For nearly two days our itinerary took us off 20. We made due with a combination of local roads and the Interstate as we traveled up and down the northern plains states in an effort to visit the few must-see sites scattered across the prairie.
First up was one of those landmarks on everyone’s bucket list: Mount Rushmore. This classic slice of Americana was bustling with tourists wholly enjoying themselves. I, on the other hand, was reflecting on some of Rushmore’s darker aspects. For one, the presidents are carved into the side of the Black Hills, land sacred to the Indians who used to inhabit the region. For comparison, imagine if the likeness of four Roman emperors had been situated on the Temple Mount in Jerusalem. Sort of rubbing it in if you ask me. I also take issue with what I see as the deification of the men on the mountain. While great and inspirational leaders in our nation’s past, they were still just men. The gift shop even sold postcards with the slogan “Shrine of Democracy”, elevating Washington, Jefferson, Lincoln, and Roosevelt into some sort of American pantheon. Objections aside, though, the monument is more than impressive and worth taking the trip to see at least once.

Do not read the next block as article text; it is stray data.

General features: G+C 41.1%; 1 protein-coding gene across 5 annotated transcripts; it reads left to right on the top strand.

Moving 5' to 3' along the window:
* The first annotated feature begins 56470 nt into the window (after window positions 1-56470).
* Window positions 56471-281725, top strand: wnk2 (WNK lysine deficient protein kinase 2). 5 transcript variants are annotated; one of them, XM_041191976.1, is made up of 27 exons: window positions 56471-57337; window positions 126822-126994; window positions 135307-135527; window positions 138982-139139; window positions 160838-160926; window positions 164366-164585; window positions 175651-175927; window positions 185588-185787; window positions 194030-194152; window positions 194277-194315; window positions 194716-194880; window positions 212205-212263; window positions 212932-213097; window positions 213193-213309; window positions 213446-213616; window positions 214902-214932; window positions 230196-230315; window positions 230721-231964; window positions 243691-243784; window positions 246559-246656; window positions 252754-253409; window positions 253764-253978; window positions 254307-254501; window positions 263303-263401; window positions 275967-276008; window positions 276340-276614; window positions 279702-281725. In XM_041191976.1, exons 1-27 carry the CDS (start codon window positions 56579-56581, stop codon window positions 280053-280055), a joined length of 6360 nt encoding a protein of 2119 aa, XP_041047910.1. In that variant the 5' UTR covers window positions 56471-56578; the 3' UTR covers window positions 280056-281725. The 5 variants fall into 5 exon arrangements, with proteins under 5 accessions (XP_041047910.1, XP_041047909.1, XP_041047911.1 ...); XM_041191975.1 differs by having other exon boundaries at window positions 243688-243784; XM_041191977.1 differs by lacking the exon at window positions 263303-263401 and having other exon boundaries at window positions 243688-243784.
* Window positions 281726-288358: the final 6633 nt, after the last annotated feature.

We then backtracked across South Dakota to enter the most beautiful natural landscape we’ve encountered on the trip thus far. About 100 miles east of Rushmore lie the Badlands, and while we were still in South Dakota, I felt as if we had driven into a Zelda game. Aside from a visitor’s center and some campgrounds there were practically zero signs of human civilization. At various lookouts one could scan a pristine wilderness and unreal geographic features – and with no mountains or cities to obstruct our view, we could see for miles in every direction. The pictures below don’t even begin to do this national park justice.
For less than 20 dollars we were able to spend the night on the grounds itself. Paul pitched a tent while I made the driver’s seat in the Sonic my bed for a second straight night. Cloud cover prevented us from doing any stargazing, forcing us to make do with observing a distant thunderstorm.
We departed from the spellbinding Badlands the next morning and headed south back into Nebraska, where we drove through miles of boring flatness that we had initially expected to find. The highlights of our second foray into the Cornhusker state were Chimney Rock and Scotts Bluff. These two geological oddities served as important landmarks on the trails used by pioneers heading west during the 19th century. Unfortunately, with our memories of the Badlands still fresh, these sites were more than a little underwhelming.
After yet another border crossing, our day’s journey ended at a cheap motel in the small town of Douglas, Wyoming. Following two consecutive days of sleeping in the car and hundreds of miles traveled across three states, having a stable mattress to rest on came as a welcome relief.